Of Monkeys and Men: A Metabolomic Analysis of Static and Dynamic Urinary Metabolic Phenotypes in Two Species
Saccenti, E. ; Tenori, L. ; Verbruggen, P. ; Timmerman, M.E. ; Bouwman, J. ; Greef, J. de; Luchinat, C. ; Smilde, A.K. - \ 2014
PLoS One 9 (2014)9. - ISSN 1932-6203
multilevel component analysis - time - creatinine - evolution - pathways - humans - diet
Background Metabolomics has attracted the interest of the medical community for its potential in predicting early derangements from a healthy to a diseased metabolic phenotype. One key issue is the diversity observed in metabolic profiles of different healthy individuals, commonly attributed to the variation of intrinsic (such as (epi)genetic variation, gut microbiota, etc.) and extrinsic factors (such as dietary habits, life-style and environmental conditions). Understanding the relative contributions of these factors is essential to establish the robustness of the healthy individual metabolic phenotype. Methods To assess the relative contribution of intrinsic and extrinsic factors we compared multilevel analysis results obtained from subjects of Homo sapiens and Macaca mulatta, the latter kept in a controlled environment with a standardized diet by making use of previously published data and results. Results We observed similarities for the two species and found the diversity of urinary metabolic phenotypes as identified by nuclear magnetic resonance (NMR) spectroscopy could be ascribed to the complex interplay of intrinsic factors and, to a lesser extent, of extrinsic factors in particular minimizing the role played by diet in shaping the metabolic phenotype. Moreover, we show that despite the standardization of diet as the most relevant extrinsic factor, a clear individual and discriminative metabolic fingerprint also exists for monkeys. We investigate the metabolic phenotype both at the static (i.e., at the level of the average metabolite concentration) and at the dynamic level (i.e., concerning their variation over time), and we show that these two components sum up to the overall phenotype with different relative contributions of about 1/4 and 3/4, respectively, for both species. Finally, we show that the great degree diversity observed in the urinary metabolic phenotype of both species can be attributed to differences in both the static and dynamic part of their phenotype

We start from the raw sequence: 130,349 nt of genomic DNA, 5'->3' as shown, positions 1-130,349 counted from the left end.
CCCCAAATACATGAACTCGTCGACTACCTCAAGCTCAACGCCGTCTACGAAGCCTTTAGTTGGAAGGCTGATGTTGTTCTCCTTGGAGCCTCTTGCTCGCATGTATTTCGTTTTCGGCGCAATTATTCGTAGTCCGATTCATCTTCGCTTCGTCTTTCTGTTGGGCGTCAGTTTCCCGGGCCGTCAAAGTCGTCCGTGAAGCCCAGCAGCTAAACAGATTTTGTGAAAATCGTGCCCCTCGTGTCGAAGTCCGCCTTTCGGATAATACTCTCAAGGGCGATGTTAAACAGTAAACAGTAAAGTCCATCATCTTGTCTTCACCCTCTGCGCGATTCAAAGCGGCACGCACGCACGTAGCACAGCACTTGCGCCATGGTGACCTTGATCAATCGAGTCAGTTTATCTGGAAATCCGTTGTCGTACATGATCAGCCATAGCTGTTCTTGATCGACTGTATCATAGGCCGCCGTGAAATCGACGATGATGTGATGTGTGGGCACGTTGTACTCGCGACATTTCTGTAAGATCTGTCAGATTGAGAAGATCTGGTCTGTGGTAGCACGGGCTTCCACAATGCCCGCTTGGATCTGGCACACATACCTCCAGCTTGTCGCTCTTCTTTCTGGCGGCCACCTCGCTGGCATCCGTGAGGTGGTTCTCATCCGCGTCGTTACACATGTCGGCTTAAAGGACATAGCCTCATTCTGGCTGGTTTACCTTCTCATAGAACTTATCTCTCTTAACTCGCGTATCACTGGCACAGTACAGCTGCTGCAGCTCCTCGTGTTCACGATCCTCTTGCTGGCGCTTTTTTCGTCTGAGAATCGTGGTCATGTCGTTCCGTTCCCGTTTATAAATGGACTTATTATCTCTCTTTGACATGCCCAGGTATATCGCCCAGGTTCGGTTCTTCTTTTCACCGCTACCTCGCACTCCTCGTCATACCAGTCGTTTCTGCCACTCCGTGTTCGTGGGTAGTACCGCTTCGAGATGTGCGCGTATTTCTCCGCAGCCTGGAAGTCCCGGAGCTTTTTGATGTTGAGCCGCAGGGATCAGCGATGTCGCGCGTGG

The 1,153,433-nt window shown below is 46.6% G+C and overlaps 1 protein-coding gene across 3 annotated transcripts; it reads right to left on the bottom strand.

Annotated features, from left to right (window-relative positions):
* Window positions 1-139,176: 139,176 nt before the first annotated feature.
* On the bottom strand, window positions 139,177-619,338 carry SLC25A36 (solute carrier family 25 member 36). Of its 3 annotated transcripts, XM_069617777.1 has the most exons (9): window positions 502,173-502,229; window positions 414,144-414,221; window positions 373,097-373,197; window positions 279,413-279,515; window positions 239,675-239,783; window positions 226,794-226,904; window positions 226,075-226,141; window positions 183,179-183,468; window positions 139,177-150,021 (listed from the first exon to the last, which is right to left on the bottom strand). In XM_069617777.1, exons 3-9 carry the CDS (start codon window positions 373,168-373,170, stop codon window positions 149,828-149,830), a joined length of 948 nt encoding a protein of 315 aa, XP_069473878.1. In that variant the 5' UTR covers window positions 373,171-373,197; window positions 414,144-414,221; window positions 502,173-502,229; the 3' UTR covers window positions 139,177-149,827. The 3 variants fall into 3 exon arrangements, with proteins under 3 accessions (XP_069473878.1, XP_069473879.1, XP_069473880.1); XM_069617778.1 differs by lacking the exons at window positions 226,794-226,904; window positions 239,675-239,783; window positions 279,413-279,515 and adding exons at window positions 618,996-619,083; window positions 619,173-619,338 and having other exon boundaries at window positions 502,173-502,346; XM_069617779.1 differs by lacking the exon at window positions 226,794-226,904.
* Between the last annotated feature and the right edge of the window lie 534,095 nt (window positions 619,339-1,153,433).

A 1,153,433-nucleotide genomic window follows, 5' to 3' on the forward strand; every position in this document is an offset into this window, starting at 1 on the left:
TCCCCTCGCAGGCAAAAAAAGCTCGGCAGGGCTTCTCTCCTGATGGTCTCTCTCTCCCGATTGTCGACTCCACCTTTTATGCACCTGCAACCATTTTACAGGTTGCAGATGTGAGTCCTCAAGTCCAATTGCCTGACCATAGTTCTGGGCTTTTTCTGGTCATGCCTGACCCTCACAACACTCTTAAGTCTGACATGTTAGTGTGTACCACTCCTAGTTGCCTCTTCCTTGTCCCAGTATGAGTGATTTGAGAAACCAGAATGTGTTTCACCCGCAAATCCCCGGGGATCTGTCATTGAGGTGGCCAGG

A Metabolomic Perspective on Coeliac Disease
Calabrò, A. ; Gralka, E. ; Luchinat, C. ; Saccenti, E. ; Tenori, L. - \ 2014
Autoimmune Diseases 2014 (2014). - ISSN 2090-0422 - 13 p.
Metabolomics is an “omic” science that is now emerging with the purpose of elaborating a comprehensive analysis of the metabolome, which is the complete set of metabolites (i.e., small molecules intermediates) in an organism, tissue, cell, or biofluid. In the past decade, metabolomics has already proved to be useful for the characterization of several pathological conditions and offers promises as a clinical tool. A metabolomics investigation of coeliac disease (CD) revealed that a metabolic fingerprint for CD can be defined, which accounts for three different but complementary components: malabsorption, energy metabolism, and alterations in gut microflora and/or intestinal permeability. In this review, we will discuss the major advancements in metabolomics of CD, in particular with respect to the role of gut microbiome and energy metabolism